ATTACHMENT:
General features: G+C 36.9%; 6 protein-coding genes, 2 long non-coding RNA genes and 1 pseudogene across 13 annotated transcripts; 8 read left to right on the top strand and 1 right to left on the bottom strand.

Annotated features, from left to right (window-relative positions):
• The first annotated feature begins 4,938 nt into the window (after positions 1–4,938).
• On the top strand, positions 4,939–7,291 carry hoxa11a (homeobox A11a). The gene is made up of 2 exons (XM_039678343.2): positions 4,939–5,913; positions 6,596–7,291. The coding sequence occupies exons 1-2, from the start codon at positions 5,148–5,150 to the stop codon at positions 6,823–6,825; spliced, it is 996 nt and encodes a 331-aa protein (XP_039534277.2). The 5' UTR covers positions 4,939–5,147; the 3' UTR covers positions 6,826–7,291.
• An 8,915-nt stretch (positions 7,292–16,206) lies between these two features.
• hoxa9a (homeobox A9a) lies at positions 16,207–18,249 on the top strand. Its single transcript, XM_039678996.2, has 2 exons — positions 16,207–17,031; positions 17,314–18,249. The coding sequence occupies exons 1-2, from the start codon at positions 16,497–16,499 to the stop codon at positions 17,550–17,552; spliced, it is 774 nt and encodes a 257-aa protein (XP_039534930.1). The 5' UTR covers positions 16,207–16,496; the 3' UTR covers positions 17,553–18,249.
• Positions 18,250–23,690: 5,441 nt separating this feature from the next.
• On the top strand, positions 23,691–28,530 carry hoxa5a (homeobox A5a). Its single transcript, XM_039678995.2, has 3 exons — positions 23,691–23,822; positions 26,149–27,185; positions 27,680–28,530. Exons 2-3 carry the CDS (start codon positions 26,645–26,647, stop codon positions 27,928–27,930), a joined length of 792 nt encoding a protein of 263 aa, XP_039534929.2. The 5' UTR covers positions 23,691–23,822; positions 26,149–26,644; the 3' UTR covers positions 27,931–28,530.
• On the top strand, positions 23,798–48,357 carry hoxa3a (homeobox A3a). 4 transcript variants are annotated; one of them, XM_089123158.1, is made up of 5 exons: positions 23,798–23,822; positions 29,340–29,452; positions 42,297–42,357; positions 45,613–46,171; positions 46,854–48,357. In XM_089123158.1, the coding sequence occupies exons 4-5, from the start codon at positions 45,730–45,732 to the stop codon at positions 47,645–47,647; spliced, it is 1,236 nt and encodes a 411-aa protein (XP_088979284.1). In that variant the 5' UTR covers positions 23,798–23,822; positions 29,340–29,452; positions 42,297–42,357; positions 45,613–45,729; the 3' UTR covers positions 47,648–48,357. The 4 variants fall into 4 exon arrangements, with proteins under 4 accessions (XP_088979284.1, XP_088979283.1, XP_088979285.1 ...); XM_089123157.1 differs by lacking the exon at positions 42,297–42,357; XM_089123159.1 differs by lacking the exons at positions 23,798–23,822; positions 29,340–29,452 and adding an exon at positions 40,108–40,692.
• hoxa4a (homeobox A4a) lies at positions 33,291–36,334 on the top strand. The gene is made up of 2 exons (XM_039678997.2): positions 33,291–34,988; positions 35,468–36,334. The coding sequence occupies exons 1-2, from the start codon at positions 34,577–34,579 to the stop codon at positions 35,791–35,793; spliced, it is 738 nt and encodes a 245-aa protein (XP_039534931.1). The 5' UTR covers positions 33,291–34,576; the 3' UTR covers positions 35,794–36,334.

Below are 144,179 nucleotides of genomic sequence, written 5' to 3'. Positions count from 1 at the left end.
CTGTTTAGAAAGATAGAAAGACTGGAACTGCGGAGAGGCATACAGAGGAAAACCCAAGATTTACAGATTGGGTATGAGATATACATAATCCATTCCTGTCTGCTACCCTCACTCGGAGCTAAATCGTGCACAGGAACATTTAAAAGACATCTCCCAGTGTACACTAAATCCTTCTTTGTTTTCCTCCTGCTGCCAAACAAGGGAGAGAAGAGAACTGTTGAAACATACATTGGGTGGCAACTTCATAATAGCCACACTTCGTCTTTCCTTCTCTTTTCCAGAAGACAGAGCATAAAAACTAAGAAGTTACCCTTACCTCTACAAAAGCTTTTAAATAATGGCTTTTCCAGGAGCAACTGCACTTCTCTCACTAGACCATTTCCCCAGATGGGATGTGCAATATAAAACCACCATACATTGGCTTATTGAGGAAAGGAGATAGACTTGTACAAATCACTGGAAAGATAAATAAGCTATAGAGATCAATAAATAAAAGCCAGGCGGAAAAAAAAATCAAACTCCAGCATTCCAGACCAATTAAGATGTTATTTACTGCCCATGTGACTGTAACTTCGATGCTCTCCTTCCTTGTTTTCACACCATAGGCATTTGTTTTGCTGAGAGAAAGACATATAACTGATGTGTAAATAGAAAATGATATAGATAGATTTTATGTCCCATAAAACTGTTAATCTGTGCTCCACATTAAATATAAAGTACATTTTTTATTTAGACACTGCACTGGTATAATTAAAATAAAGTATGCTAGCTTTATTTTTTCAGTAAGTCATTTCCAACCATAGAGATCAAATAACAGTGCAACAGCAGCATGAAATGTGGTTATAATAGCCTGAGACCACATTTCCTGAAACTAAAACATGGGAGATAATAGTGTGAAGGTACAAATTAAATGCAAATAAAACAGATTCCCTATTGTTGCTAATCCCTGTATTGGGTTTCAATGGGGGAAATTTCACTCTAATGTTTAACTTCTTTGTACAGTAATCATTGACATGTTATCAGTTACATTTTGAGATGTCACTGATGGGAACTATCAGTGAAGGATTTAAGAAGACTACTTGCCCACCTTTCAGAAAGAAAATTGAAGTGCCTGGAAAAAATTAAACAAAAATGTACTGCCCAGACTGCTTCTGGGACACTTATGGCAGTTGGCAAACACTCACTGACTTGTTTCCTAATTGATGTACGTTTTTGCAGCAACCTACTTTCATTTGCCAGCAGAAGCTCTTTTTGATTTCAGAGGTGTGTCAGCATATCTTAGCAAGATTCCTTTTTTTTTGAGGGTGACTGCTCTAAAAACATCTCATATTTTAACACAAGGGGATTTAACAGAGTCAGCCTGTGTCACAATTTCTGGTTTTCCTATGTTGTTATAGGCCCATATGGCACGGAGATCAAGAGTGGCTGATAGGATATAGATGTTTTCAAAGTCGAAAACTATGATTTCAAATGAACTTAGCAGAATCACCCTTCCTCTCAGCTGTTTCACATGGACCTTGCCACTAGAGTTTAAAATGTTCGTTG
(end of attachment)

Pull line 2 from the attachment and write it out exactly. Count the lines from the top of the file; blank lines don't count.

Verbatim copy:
Annotated features, from left to right (window-relative positions):